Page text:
Dyslexia is a diminished ability to read and understand what has been read. The hearing and vision is not affected. Dyslexia often occurs as a result of dyslexia or a reading-spelling weakness. Read all important information about dyslexia here.
Dyslexia is a disorder of reading ability. It occurs in about five to 15 percent of the total population and can vary in severity. Mostly a dyslexia is discovered in the first years of school. Genetic factors seem to favor the development of reading difficulties. The dyslexia can also occur after a traumatic brain injury or stroke.
Under Alexie one understands the complete loss of the reading ability. It is usually caused by a disruption of those nerve tracts that are responsible for reading. The reason for this is usually damage to the brain due to traumatic brain injury, stroke or tumors.
One distinguishes between a phonological and a semantic Alexie:
- phonological Alexie: In phonetic Alexie, individual letters (graphemes) can be recognized, but not combined into a word structure.
- semantic Alexie: Although people with semantic Alexie can read the letters, they can not understand the reading.
People with dyslexia read very slowly and not fluently, but haltingly. Often they slip in the line or swap the letters. Those affected also have problems understanding what they read.
Experts distinguish a congenital and an acquired dyslexia regarding the development:
Lesion dyslexia can have various causes. Because it occurs in families more frequently, it is believed that genetic factors in the onset of one of them is largely inherited, with a change on chromosome six could be detected.
It is believed to be due to genetic alterations (mutations) on chromosome 6: as a result, certain areas in the brain are less active than in people with intact reading comprehension. Those affected can read the letters, but can not put them together in one word.
Inborn dyslexia is usually recognized in elementary school when the child has trouble learning how to read.
Acquired dyslexia is much more common than congenital dyslexia. It can arise when the brain region responsible for reading has been damaged by, for example, a stroke or an accident. But mostly other brain regions are also affected. Thus, acquired dyslexia is often associated with speech or spelling disorders.
Dyslexia: examination and diagnosis
If your child is suspected of dyslexia, you should consult a pediatrician as soon as possible. The longer the child suffers from the reading disorder, the more likely it is for anxiety and other mental health problems that complicate therapy.
First, the doctor will talk to you for important information. Possible questions during this conversation are:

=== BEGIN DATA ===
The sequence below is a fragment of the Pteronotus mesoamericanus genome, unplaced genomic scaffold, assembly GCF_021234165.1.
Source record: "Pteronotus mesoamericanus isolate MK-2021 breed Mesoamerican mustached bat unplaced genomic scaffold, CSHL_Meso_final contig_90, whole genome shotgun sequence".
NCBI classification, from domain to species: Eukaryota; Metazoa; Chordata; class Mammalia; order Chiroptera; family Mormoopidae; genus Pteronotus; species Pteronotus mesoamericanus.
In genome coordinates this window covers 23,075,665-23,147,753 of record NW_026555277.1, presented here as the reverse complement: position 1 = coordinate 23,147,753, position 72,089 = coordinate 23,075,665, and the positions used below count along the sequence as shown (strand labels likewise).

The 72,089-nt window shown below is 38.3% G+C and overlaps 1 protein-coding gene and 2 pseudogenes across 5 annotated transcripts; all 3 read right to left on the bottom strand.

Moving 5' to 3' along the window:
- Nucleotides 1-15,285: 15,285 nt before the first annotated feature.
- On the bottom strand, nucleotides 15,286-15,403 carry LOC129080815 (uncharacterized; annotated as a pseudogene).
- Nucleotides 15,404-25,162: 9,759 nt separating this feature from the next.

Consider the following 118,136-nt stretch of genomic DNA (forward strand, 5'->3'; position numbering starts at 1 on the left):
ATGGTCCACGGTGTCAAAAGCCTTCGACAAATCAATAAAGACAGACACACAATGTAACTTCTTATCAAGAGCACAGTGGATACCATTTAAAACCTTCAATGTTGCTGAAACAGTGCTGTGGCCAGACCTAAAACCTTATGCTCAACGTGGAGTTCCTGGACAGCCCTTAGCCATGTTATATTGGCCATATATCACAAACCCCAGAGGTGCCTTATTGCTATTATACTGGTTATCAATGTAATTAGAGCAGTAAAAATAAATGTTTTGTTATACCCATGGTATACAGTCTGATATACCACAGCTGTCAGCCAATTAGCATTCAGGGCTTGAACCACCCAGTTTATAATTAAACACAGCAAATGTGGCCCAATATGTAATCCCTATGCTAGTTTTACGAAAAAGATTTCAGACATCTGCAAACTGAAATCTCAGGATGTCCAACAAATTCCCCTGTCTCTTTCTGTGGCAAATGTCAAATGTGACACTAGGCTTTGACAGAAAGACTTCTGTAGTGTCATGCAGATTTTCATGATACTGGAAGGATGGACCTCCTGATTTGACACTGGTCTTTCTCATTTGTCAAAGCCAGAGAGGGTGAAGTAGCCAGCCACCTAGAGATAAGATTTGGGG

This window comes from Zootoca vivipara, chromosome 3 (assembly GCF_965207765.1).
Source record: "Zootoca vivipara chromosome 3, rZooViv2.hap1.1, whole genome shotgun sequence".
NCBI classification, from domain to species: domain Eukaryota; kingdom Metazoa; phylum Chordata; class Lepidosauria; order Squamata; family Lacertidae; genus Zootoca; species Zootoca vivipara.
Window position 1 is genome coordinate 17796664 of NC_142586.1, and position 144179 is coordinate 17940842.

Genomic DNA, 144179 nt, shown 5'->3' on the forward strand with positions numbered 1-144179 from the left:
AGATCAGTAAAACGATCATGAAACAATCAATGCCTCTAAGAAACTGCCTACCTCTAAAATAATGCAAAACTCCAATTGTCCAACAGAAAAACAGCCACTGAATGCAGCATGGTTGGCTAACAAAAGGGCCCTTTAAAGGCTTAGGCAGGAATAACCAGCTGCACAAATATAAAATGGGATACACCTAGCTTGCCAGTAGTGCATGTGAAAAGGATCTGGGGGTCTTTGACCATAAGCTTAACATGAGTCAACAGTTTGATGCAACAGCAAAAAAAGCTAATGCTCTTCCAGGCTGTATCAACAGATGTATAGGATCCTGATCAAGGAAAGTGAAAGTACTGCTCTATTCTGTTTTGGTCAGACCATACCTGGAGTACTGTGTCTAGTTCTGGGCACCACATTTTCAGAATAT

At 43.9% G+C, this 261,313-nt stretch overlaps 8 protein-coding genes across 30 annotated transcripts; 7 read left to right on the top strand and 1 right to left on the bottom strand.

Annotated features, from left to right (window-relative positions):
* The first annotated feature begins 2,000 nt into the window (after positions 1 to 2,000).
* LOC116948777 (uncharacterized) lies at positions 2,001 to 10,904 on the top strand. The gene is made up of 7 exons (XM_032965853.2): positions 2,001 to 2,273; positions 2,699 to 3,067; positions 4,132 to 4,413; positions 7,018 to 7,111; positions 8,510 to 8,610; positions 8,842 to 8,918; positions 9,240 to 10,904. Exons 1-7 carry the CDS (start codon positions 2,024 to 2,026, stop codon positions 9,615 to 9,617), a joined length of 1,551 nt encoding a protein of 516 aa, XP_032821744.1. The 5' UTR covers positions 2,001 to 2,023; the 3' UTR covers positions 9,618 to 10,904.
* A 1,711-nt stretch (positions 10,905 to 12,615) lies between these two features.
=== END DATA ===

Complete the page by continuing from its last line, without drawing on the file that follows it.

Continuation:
- What are the problems reading?
- Is another family member already suffering from dyslexia?
- How has your child developed so far (walking, talking)?
- How big is his learning motivation?
- Does your child have spelling problems as well?
- Are there mental or other illnesses in the child?
The doctor will then examine your child. He must exclude some diseases, which can also lead to a reading disorder. For example, he can use a visual and hearing test to check whether the difficulty of reading is due to poor eyesight or hearing loss.
In addition, the doctor will use electrodes on the scalp to measure and record your child’s brain waves (electroencephalography, EEG). Thus, structural or functional disorders of the brain can often be visualized.
An intelligence test is designed to rule out that in your child a diminished intelligence hinders reading-learning.
The reading ability can be checked with a dyslexia test. The child is asked to read a small text. Depending on how safe the child can reproduce the text, the test is positive or negative.
If the diagnosis is dyslexic, the child’s social environment should be informed about the disorder (teachers, classmates, relatives, friends). The problems of reading often exert tremendous psychological pressure on the children concerned. Many are ashamed of the reading disorder, have fear of failure and self-doubt. The pressure to perform at school can add to the reading difficulties. If the environment reacts with patience and understanding to the reading disorder, it can relieve the child considerably and prevent stigmatization.
Children with dyslexia should be specifically promoted and supported at school and outside. When the initial successes come through the individual support, the child finds more self-confidence and enjoyment of reading. This helps to learn to read.
In the case of existing dyslexia, a so-called disadvantage compensation can be applied for at the Ministry of Culture. This is intended to compensate for the educational disadvantages of the affected children by evaluating their performance differently. For example, reading exercises are not or better graded to protect the child from further disappointment. For a compensation of disadvantages a medical certificate is necessary, which is submitted to the school psychologist.
Most children experience the disadvantage compensation as a relief. You no longer have to read aloud to the class or bring bad grades home. This strengthens their self-confidence and self-esteem. The better grades also influence later educational opportunities of the children.
On the other hand, some children feel degraded by the balance, so that their learning motivation decreases.
Dyslexia: course and prognosis
The sooner a dyslexia is detected and treated, the better the prognosis looks. It is also important to professionally treat any psychological problems that may accompany you. If kids with dyslexia For example, suffering from school and failure fears, a visit to the child psychologist may be useful.